I first heard about John Dear while working within a group to develop a 2010 Seasons for Nonviolence program. I urged that we invite him to come to our town, but it didn't work out. I feel closer to the work that he has accomplished through reading this autobiography and will still strive to meet him personally someday.
The Inner Journey of Peace in John Dear's A Persistent Peace Jul 6, 2009
The most important gift John Dear gives the reader is a candid revelation of his spiritual journey. A willingness to share his interior struggles when confronted with unflagging opposition from both superiors and hawks identifies him with the common of mortal. But John Dear, unlike most, has taken the Gospel message literally. Through his life witness he provides the reader with a glimpse of what following the Gospel message should look like in our violent times. Vivid images and compact text elicit both laughter and breathless gasps.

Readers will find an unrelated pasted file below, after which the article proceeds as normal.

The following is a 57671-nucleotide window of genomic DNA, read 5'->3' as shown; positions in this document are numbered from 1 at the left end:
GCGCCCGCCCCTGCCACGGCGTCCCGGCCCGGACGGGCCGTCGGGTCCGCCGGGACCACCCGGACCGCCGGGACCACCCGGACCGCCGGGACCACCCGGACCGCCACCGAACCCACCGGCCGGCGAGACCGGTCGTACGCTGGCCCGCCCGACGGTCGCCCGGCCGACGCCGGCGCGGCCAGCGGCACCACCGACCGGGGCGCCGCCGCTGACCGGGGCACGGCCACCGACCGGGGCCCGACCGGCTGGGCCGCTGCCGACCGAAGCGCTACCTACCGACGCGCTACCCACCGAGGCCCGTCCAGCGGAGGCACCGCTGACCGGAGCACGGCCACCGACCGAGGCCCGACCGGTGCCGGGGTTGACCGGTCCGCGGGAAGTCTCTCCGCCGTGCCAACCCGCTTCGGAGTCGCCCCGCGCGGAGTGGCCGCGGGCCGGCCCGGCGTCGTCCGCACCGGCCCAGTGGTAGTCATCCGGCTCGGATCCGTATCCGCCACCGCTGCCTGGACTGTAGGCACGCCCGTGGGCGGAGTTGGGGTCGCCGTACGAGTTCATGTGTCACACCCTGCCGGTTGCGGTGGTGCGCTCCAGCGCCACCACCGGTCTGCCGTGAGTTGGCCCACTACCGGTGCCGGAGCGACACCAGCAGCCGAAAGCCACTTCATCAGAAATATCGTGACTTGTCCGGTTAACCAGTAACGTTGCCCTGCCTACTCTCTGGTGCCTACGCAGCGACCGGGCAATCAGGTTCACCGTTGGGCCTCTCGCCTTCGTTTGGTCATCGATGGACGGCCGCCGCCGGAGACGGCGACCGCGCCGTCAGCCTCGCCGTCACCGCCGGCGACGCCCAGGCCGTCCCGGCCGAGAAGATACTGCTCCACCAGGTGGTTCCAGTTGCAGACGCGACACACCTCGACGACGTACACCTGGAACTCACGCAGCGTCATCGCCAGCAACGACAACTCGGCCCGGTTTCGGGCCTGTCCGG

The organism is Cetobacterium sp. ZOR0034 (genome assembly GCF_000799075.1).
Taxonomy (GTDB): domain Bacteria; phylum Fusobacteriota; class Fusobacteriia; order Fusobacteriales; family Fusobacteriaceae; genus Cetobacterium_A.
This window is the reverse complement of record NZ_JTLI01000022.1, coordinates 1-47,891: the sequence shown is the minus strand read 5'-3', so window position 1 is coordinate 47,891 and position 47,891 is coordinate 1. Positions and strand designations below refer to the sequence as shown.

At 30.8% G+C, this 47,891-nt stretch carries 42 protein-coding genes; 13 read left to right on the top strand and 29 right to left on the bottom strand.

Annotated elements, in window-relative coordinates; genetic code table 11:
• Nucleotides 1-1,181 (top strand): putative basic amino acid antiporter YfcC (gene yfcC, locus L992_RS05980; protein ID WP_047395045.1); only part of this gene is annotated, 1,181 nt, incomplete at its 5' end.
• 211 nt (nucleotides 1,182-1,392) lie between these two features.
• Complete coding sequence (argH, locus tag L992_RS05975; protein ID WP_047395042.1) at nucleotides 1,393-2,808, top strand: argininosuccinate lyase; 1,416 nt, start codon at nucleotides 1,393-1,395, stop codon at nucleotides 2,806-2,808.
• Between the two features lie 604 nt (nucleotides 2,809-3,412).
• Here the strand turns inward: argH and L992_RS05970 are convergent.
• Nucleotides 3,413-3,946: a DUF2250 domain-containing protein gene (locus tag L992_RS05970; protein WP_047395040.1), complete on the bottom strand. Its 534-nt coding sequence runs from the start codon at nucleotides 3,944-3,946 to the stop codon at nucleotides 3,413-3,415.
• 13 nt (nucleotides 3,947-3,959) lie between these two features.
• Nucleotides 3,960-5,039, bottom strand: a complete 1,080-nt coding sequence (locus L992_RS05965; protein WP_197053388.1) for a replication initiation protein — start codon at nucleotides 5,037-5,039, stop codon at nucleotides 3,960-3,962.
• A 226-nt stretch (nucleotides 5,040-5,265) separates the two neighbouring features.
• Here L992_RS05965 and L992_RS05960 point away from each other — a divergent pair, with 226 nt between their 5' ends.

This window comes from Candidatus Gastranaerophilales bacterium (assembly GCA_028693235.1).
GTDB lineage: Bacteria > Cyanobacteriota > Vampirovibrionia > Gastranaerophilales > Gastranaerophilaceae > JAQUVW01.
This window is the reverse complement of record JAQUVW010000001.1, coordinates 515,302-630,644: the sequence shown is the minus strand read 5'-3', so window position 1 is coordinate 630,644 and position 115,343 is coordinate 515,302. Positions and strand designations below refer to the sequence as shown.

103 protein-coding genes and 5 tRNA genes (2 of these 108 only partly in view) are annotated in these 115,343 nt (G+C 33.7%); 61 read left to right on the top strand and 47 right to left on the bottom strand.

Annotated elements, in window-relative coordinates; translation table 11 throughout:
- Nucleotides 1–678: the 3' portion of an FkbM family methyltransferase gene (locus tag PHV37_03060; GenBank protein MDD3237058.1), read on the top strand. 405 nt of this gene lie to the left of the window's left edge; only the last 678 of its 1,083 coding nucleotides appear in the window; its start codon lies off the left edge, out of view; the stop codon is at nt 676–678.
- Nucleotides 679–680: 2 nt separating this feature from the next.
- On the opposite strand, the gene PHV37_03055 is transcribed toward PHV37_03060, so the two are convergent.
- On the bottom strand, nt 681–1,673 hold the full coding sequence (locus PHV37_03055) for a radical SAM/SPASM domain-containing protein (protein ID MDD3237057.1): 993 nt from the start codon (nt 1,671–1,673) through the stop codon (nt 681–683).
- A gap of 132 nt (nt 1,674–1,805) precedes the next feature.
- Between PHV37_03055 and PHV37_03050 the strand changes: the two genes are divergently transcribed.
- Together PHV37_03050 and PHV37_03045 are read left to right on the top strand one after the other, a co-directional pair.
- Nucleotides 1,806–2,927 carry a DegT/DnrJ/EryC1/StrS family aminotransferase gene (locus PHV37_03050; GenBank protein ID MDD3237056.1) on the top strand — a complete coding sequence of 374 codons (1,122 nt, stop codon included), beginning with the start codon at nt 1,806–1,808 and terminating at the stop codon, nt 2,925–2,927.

This book is a compelling read to the 10th power!
Inspiring May 12, 2009
I can't imagine why I had not heard of John Dear before. As this book points out, he has been involved in various peace movements since the Reagan-supported supression of uprisings in Central America. Probably not a book for admirers of ex-VP Dick Cheney, but as a peacenik, I personally loved it! Beyond that, John Dear is obviously a serious follower of Jesus' teachings and the book is full of solid Christian insight. Bottom line: John Dear believes with all his heart that to follow Jesus requires one to work for peace. To this end he has devoted his life, despite continuing uphill struggles with authorities.